The short-o, of course, it the curious little vowel sound in words like lot, rod and top. It’s is one of the English Language’s more inconsequential phonemes (you can write entire paragraphs without using a short-o word); yet, paradoxically, it is one of the more noticeable separators between British and American accents.
In Received Pronunciation (Standard British), short-o is typically a open back rounded vowel (IPA ɒ), whereas in American English (General American) it is a open back unrounded vowel (IPA ɑ). Crudely speaking, hot is “hawt” in British English, but “haht” in American English.
Well, not exactly. There are many ways of pronouncing short-o in both the UK and North America. In Canada, the Western US and Eastern New England, IPA ɒ (i.e. the British vowel) is fairly common. Likewise, the flat ɑ (or “ah”) vowel can often be heard in the West Country of England. So there is some overlap.
That being said, I’m often amused by how befuddled Brits are by the “flat” American short-o (i.e. the unrounded vowel). Did this come from Ireland, they ask? Or some other foreign influence?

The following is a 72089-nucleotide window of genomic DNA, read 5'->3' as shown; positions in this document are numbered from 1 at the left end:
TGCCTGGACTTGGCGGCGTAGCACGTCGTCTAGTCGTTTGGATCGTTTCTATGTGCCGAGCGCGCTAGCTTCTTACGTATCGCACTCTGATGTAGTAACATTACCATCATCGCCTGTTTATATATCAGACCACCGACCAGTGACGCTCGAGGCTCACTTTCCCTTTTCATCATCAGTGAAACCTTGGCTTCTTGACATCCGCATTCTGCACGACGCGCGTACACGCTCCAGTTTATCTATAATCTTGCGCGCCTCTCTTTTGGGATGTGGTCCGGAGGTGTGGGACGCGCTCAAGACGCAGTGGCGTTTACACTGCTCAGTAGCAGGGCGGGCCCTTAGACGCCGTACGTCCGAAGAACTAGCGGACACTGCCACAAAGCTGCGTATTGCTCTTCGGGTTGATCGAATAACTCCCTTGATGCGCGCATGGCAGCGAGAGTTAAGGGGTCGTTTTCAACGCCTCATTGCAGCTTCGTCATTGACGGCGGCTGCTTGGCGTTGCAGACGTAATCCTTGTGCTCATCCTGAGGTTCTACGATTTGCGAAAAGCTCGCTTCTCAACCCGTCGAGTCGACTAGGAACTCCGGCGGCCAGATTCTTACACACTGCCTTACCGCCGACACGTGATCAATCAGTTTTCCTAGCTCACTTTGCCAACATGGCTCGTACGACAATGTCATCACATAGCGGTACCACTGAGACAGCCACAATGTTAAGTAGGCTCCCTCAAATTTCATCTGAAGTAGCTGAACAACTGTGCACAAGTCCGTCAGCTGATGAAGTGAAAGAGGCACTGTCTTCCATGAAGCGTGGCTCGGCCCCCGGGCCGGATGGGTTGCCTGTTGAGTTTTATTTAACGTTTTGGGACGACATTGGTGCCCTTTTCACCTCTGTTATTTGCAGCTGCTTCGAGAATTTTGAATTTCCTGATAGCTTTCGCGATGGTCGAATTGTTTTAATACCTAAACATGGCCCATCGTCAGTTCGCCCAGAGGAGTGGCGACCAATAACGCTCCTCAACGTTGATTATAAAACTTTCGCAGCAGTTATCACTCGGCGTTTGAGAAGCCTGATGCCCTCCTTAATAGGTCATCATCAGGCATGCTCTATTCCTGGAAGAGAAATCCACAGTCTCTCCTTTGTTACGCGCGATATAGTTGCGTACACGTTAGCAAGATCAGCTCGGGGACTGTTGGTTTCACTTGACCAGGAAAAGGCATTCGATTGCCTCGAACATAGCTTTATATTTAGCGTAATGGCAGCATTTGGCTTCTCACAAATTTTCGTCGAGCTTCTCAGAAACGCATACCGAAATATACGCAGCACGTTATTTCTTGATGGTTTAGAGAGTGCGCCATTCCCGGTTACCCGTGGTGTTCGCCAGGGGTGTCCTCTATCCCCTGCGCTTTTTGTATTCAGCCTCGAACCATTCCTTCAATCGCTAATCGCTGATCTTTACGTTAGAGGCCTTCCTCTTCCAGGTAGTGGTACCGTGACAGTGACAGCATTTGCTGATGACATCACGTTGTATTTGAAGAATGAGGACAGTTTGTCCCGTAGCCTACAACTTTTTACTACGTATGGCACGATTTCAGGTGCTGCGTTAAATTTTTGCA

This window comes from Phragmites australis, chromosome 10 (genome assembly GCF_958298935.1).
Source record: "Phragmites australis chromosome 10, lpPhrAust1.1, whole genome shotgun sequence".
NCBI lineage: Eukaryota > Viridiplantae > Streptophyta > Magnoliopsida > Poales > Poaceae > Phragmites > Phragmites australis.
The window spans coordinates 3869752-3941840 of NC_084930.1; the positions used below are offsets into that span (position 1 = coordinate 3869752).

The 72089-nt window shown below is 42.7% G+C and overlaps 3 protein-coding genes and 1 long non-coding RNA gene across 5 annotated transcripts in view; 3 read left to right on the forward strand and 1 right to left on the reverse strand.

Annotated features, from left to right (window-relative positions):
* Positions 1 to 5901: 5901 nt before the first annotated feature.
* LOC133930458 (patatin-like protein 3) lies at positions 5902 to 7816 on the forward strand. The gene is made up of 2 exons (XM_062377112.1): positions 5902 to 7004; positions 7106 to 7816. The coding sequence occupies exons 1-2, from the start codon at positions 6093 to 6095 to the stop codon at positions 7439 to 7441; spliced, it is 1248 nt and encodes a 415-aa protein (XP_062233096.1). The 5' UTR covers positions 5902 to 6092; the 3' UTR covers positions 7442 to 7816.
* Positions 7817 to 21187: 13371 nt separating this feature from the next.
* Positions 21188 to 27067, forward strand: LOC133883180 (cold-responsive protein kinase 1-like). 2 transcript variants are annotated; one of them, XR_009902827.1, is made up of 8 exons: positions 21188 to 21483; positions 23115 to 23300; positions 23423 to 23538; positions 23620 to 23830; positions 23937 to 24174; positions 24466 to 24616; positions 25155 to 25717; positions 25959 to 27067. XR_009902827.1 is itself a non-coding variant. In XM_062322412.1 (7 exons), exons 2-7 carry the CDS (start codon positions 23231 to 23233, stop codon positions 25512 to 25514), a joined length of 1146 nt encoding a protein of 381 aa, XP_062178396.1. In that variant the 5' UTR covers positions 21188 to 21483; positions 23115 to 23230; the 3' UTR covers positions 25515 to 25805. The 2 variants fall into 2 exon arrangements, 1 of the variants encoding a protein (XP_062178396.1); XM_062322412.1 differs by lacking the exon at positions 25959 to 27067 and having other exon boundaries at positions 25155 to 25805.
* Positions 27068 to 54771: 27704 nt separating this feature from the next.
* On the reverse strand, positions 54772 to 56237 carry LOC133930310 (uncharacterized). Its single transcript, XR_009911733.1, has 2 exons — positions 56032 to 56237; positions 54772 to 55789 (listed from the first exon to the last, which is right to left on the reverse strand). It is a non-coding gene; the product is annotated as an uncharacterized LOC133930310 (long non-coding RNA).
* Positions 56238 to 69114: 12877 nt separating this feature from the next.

Actually, I’m pretty sure it came from England. Below are three dialect recordings from the classic University of Leeds Survey of English study from the 1950s. All three feature the unrounded “American” pronunciation of Short-o (i.e. ɑ):
Notably, these recordings are all from the Eastern half of England, with the last one deriving from a small village just outside Reading. In fact, as per the Handbook of the Varieties of English, Reading still features the “unrounded” short-o among some speakers. It certainly appears to have been more widespread in England before World War II. This is hardly an “American” vowel at all!
We Americans are a bit confused by British short-o as well. Since most American accents don’t have any real short vs. long distinctions, we have a hard time finding an American vowel to approximate the standard British short-o. Hence this now notorious video of an American speech coach trying to teach people the British short-o.
Anybody found a pronunciation of this vowel particularly odd? Or have some short-o tidbit to share? Or simply want to express displeasure at all the uses of the phrase “short-o” in one post?